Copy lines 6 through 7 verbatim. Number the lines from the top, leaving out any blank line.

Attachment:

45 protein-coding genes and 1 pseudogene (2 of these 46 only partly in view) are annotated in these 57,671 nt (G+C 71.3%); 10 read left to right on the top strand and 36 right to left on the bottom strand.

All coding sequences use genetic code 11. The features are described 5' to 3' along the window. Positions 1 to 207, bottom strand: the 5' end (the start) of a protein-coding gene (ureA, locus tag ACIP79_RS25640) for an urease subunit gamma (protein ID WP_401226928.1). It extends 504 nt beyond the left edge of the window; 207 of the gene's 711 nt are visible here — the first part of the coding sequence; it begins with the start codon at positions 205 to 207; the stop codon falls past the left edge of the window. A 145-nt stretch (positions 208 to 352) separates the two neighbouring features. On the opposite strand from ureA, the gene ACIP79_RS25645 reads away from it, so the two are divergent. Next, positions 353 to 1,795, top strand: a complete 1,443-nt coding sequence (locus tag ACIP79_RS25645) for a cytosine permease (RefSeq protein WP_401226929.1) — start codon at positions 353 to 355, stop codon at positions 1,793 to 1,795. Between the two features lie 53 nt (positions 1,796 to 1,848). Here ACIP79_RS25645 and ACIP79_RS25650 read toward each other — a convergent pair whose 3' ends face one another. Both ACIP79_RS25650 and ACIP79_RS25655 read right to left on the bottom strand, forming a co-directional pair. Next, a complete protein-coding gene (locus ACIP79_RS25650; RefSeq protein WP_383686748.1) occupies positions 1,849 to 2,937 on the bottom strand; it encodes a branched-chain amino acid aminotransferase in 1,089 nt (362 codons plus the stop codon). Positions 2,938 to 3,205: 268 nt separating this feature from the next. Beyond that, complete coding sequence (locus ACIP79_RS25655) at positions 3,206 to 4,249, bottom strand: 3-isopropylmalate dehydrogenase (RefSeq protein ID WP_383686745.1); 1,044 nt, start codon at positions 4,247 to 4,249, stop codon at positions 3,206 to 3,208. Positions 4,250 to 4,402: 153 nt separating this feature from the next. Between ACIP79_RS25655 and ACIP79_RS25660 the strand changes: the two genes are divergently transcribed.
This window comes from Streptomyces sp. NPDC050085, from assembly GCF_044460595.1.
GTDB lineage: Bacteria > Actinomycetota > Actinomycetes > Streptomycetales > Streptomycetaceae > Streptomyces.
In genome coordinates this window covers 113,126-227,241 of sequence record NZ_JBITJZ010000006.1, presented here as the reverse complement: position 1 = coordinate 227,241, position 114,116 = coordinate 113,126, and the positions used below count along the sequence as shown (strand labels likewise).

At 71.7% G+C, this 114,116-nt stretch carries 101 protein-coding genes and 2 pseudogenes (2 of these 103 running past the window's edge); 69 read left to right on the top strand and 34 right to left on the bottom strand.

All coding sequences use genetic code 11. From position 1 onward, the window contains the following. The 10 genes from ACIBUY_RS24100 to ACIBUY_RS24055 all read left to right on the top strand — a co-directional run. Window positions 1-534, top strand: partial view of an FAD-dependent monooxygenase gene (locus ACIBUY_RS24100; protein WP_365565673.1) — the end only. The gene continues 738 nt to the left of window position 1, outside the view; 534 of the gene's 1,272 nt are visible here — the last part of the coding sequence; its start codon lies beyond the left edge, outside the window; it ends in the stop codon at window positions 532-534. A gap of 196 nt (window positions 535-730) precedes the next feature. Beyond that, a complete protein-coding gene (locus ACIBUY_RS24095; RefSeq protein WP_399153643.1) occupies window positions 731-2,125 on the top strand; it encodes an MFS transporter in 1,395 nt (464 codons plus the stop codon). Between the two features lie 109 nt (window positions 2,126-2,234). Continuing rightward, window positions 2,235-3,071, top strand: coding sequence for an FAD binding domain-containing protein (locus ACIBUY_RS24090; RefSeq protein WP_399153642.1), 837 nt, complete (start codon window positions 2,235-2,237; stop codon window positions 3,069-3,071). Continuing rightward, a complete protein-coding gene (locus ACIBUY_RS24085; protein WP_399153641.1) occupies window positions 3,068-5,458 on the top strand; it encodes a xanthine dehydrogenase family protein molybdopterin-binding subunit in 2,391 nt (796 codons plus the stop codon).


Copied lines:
At 71.7% G+C, this 114,116-nt stretch carries 101 protein-coding genes and 2 pseudogenes (2 of these 103 running past the window's edge); 69 read left to right on the top strand and 34 right to left on the bottom strand.

All coding sequences use genetic code 11. From position 1 onward, the window contains the following. The 10 genes from ACIBUY_RS24100 to ACIBUY_RS24055 all read left to right on the top strand — a co-directional run. Window positions 1-534, top strand: partial view of an FAD-dependent monooxygenase gene (locus ACIBUY_RS24100; protein WP_365565673.1) — the end only. The gene continues 738 nt to the left of window position 1, outside the view; 534 of the gene's 1,272 nt are visible here — the last part of the coding sequence; its start codon lies beyond the left edge, outside the window; it ends in the stop codon at window positions 532-534. A gap of 196 nt (window positions 535-730) precedes the next feature. Beyond that, a complete protein-coding gene (locus ACIBUY_RS24095; RefSeq protein WP_399153643.1) occupies window positions 731-2,125 on the top strand; it encodes an MFS transporter in 1,395 nt (464 codons plus the stop codon). Between the two features lie 109 nt (window positions 2,126-2,234). Continuing rightward, window positions 2,235-3,071, top strand: coding sequence for an FAD binding domain-containing protein (locus ACIBUY_RS24090; RefSeq protein WP_399153642.1), 837 nt, complete (start codon window positions 2,235-2,237; stop codon window positions 3,069-3,071). Continuing rightward, a complete protein-coding gene (locus ACIBUY_RS24085; protein WP_399153641.1) occupies window positions 3,068-5,458 on the top strand; it encodes a xanthine dehydrogenase family protein molybdopterin-binding subunit in 2,391 nt (796 codons plus the stop codon).